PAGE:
Malaysia seeks to restore ties via reopening of Pyongyang embassy

Malaysia will remain firm in its claim over select areas in the disputed South China Sea, despite objection


MALAYSIA’S plan to reopen its embassy in Pyongyang signals the country’s commitment to mend ties with North Korea, three years after Kim Jong-nam, the half-brother of North Korean leader Kim Jong-un, was assassinated in Kuala Lumpur (KL).

Foreign Minister Datuk Saifuddin Abdullah (picture) said the move, set for the first-quarter this year, would mark the recovery of Malaysia’s bilateral relations with North Korea.

The assassination resulted in a dramatic rift between the two countries that saw each stripping the other of visa-free entry privileges.

Malaysia wants to be “friendly with all countries”, Saifuddin said, adding that the reinstatement of the embassy would also motivate North Korea to conduct peace talks with the US.

“Sometimes, you need to motivate people to go to the table to talk,” he told reporters at Wisma Putra last Friday.

Malaysia believes sanctions imposed by the United Nations (UN) Security Council on North Korea should be lifted, the minister added.

Apart from Pyongyang, Malaysia’s diplomatic expansion for the year will also include the opening of a consulate-general in Turkey and the appointment of honorary consuls in Iraq, Libya and Yemen.

Kim Jong-nam died in February 2017 after a nerve agent was splashed in his face at the KL International Airport by two women who later claimed they thought they were part of a televised prank show.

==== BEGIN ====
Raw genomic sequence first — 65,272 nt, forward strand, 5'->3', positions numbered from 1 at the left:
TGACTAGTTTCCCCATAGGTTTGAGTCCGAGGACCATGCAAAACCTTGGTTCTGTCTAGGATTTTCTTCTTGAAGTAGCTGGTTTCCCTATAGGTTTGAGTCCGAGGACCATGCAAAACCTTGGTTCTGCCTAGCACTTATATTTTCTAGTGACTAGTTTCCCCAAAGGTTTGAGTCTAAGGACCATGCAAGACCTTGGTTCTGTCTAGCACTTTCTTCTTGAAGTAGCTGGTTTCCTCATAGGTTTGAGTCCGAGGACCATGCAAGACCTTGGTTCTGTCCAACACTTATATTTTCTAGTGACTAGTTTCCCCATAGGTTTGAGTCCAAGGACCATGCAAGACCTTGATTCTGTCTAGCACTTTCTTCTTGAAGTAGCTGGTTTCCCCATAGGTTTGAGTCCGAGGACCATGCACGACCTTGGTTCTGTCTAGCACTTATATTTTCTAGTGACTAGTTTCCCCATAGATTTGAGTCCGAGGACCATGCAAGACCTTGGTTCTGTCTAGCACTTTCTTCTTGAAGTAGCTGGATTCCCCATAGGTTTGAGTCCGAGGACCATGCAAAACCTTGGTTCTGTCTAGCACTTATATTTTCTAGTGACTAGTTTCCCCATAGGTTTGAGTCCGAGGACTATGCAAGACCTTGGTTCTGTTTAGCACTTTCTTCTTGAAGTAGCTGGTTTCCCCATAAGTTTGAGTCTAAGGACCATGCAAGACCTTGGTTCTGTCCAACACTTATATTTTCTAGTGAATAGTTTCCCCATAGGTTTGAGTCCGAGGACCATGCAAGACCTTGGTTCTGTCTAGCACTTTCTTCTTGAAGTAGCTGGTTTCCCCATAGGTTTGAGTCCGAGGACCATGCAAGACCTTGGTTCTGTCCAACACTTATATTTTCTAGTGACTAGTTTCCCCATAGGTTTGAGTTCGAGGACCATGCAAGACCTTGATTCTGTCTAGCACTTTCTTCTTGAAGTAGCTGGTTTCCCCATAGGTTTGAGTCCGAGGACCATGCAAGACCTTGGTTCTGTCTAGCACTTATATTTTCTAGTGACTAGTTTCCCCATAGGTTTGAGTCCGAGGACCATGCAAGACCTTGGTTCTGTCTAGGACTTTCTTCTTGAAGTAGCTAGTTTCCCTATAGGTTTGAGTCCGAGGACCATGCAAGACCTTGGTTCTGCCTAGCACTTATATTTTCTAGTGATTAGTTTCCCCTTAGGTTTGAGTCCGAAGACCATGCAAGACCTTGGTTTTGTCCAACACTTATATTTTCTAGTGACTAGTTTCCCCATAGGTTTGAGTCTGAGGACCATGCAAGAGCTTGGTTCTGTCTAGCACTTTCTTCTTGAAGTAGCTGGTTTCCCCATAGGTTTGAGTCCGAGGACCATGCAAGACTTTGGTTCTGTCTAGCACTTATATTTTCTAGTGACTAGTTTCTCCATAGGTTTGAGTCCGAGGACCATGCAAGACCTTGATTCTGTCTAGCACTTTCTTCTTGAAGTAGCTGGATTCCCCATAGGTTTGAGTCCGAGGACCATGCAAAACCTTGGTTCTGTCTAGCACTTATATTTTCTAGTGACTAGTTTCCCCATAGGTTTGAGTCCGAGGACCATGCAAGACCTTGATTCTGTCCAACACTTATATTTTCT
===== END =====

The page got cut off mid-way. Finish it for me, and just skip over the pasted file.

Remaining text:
North Korean ambassador Kang Chol accused Malaysia of collaborating with South Korea in investigating the assassination and blamed police for fabricating evidence.

Malaysia consequently declared the envoy as “persona non-grata” after he failed to apologise for his claims. In retaliation, North Korea did the same.

Effective March 6, 2017, Malaysia withdrew its visafree privilege for North Korean citizens.

Prior to the event, Malaysia was one of Pyongyang’s few trade partners after the country was isolated by the international community for its nuclear and missile programmes.

Diplomatic relations between North Korea and Malaysia were established on June 30, 1973.

Separately, Saifuddin said Malaysia will remain firm in its claim over select areas in the disputed South China Sea, despite China’s objection, which Malaysia had anticipated.

“China’s objection is something we had expected. This is normal. I’m not saying we are okay about it, but it is our claim and we will maintain that,” he said.

Malaysia submitted its claims to the remaining portions of its extended continental shelf at the northern sea area of dangerous ground in the South China Sea on Dec 12 last year.

In response, China protested against Malaysia’s filing to the UN and urged the UN Commission on the Limits of the Continental Shelf to not consider Malaysia’s submission, the South China Morning Post reported. Beijing accused Malaysia of infringing its sovereignty with the submission.

When asked if Malaysia is afraid of retaliation from China, Saifuddin said: “If we are fearful of that, we will not submit our claim.”